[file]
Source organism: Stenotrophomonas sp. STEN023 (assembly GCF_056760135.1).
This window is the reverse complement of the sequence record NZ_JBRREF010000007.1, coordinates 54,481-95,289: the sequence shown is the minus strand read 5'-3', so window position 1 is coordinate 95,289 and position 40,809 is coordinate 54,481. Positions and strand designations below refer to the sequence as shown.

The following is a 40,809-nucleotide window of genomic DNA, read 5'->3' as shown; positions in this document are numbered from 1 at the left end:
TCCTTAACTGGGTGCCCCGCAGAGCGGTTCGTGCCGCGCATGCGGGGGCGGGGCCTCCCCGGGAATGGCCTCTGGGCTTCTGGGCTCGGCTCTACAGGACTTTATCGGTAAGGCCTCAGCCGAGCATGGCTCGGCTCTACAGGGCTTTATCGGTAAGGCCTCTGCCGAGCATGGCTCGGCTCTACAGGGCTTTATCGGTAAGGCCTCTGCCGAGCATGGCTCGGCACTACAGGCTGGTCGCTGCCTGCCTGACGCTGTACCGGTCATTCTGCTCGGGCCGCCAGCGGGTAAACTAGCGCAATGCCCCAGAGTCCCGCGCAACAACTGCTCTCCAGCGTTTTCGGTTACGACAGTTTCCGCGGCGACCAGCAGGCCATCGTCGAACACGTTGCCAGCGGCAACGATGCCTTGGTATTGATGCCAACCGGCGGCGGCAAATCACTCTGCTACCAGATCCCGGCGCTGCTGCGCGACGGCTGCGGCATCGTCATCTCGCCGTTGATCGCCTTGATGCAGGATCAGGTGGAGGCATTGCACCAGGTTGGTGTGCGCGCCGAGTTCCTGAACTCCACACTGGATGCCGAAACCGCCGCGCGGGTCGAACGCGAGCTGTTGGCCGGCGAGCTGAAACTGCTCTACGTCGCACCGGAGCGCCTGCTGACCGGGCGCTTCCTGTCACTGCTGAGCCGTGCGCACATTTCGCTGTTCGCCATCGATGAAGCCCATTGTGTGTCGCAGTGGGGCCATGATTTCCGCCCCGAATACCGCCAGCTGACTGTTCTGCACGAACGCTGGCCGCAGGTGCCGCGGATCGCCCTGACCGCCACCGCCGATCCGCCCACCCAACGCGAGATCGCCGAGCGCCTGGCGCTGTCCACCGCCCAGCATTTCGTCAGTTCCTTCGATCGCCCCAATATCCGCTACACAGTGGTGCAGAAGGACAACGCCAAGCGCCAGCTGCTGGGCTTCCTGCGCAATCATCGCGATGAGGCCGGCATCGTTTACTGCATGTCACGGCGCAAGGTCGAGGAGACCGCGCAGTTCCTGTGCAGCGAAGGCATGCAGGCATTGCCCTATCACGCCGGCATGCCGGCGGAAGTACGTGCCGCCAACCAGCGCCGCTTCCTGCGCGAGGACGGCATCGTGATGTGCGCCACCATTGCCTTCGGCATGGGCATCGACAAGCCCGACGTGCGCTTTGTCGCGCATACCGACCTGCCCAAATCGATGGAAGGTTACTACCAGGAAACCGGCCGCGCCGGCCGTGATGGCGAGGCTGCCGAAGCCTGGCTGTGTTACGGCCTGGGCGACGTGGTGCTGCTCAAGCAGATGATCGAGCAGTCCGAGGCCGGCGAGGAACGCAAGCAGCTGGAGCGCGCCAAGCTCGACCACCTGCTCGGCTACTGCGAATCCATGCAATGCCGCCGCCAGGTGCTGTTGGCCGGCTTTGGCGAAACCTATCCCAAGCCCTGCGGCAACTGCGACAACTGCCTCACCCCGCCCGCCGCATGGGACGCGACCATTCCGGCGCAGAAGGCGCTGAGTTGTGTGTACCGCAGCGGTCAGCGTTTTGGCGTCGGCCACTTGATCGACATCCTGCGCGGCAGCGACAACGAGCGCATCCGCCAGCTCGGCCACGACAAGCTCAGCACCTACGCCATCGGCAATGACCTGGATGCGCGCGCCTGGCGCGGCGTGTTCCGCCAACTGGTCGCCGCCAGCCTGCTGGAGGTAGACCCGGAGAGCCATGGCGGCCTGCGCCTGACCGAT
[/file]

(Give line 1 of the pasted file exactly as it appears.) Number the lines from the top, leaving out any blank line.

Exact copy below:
Source organism: Stenotrophomonas sp. STEN023 (assembly GCF_056760135.1).